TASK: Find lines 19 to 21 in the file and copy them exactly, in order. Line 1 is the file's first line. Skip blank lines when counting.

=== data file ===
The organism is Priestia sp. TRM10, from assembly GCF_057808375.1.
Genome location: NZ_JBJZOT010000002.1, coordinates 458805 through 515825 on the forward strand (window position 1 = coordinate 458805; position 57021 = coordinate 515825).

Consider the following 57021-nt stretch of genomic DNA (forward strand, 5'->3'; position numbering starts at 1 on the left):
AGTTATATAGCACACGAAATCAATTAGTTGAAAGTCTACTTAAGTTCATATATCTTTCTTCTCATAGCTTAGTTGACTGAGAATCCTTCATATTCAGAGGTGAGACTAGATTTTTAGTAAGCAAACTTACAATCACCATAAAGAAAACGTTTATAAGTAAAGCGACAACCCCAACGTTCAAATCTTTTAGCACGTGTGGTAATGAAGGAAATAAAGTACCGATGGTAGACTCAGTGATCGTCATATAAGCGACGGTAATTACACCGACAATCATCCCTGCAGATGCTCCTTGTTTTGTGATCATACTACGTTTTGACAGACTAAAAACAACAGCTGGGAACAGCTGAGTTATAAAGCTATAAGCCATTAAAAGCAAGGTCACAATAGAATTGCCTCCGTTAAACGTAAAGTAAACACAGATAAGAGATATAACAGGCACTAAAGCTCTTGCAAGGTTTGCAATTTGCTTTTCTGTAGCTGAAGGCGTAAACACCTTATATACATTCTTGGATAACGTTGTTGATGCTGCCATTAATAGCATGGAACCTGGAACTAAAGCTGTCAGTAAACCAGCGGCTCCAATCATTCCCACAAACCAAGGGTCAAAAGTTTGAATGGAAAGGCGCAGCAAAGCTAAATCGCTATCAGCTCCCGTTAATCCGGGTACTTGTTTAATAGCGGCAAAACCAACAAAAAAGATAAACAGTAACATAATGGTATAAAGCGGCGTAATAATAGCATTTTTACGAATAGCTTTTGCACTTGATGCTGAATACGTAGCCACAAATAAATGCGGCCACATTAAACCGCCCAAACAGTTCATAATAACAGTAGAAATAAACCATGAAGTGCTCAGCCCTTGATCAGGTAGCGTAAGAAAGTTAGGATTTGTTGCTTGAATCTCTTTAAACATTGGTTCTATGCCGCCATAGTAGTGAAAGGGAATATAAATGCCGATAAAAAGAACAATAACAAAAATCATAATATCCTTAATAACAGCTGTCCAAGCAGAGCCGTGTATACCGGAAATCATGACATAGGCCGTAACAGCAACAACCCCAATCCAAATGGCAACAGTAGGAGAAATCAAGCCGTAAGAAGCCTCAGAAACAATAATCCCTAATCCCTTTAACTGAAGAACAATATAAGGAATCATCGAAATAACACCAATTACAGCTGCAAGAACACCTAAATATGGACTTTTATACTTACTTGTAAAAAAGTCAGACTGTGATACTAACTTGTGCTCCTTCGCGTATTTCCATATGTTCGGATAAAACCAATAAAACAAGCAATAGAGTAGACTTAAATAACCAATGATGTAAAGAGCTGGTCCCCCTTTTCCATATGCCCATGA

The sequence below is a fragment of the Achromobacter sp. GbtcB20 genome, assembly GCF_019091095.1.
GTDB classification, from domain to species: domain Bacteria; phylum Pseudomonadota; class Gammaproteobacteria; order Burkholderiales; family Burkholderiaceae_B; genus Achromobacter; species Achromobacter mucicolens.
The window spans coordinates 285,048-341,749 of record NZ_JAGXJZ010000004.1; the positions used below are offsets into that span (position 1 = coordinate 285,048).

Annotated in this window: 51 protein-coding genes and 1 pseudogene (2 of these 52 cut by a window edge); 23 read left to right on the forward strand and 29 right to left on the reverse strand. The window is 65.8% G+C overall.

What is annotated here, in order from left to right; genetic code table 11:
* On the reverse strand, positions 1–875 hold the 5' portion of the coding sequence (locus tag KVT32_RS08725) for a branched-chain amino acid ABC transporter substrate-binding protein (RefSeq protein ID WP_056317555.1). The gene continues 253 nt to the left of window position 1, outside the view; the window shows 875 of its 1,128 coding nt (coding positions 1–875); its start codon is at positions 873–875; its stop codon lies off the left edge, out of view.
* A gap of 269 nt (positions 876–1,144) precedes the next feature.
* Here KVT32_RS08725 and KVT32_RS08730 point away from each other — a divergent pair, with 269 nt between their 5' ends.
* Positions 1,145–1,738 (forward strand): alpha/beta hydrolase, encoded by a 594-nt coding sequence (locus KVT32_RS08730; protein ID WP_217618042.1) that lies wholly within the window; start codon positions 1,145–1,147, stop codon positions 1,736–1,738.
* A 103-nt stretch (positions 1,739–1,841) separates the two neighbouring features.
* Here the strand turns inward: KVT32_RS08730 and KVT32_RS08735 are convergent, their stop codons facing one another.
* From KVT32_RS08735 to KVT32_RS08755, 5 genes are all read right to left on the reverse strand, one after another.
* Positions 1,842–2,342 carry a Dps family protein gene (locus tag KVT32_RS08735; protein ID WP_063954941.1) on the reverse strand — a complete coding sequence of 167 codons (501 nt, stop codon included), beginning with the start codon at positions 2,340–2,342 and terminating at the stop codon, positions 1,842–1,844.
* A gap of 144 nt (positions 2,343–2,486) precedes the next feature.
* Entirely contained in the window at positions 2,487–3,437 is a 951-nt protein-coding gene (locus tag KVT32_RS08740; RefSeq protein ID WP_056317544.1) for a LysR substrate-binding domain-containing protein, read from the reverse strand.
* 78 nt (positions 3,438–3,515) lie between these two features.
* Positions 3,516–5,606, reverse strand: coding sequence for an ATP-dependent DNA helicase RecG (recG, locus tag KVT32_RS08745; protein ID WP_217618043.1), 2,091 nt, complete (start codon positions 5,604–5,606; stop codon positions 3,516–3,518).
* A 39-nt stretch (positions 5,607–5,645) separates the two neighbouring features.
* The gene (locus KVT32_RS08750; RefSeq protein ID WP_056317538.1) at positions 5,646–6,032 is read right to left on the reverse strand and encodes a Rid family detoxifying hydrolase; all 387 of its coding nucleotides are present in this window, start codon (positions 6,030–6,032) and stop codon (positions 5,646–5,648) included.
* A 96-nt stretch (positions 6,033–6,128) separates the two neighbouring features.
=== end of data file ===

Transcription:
* Entirely contained in the window at positions 2,487–3,437 is a 951-nt protein-coding gene (locus tag KVT32_RS08740; RefSeq protein ID WP_056317544.1) for a LysR substrate-binding domain-containing protein, read from the reverse strand.
* 78 nt (positions 3,438–3,515) lie between these two features.
* Positions 3,516–5,606, reverse strand: coding sequence for an ATP-dependent DNA helicase RecG (recG, locus tag KVT32_RS08745; protein ID WP_217618043.1), 2,091 nt, complete (start codon positions 5,604–5,606; stop codon positions 3,516–3,518).